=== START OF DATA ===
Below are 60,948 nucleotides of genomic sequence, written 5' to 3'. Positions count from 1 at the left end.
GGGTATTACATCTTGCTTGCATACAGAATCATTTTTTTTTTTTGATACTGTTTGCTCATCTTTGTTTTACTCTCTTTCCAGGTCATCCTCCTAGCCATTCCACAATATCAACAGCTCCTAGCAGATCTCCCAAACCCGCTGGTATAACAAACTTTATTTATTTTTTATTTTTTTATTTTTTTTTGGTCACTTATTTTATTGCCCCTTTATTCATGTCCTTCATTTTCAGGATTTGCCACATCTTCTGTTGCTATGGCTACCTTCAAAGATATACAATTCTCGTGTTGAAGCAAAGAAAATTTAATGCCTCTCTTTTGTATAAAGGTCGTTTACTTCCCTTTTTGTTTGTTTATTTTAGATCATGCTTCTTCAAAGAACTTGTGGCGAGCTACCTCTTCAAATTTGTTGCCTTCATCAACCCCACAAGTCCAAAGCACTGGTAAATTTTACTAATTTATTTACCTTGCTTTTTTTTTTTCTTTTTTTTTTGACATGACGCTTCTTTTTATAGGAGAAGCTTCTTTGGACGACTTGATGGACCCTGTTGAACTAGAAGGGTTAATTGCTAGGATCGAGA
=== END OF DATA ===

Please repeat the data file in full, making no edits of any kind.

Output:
Below are 60,948 nucleotides of genomic sequence, written 5' to 3'. Positions count from 1 at the left end.
GGGTATTACATCTTGCTTGCATACAGAATCATTTTTTTTTTTTGATACTGTTTGCTCATCTTTGTTTTACTCTCTTTCCAGGTCATCCTCCTAGCCATTCCACAATATCAACAGCTCCTAGCAGATCTCCCAAACCCGCTGGTATAACAAACTTTATTTATTTTTTATTTTTTTATTTTTTTTTGGTCACTTATTTTATTGCCCCTTTATTCATGTCCTTCATTTTCAGGATTTGCCACATCTTCTGTTGCTATGGCTACCTTCAAAGATATACAATTCTCGTGTTGAAGCAAAGAAAATTTAATGCCTCTCTTTTGTATAAAGGTCGTTTACTTCCCTTTTTGTTTGTTTATTTTAGATCATGCTTCTTCAAAGAACTTGTGGCGAGCTACCTCTTCAAATTTGTTGCCTTCATCAACCCCACAAGTCCAAAGCACTGGTAAATTTTACTAATTTATTTACCTTGCTTTTTTTTTTTCTTTTTTTTTTGACATGACGCTTCTTTTTATAGGAGAAGCTTCTTTGGACGACTTGATGGACCCTGTTGAACTAGAAGGGTTAATTGCTAGGATCGAGA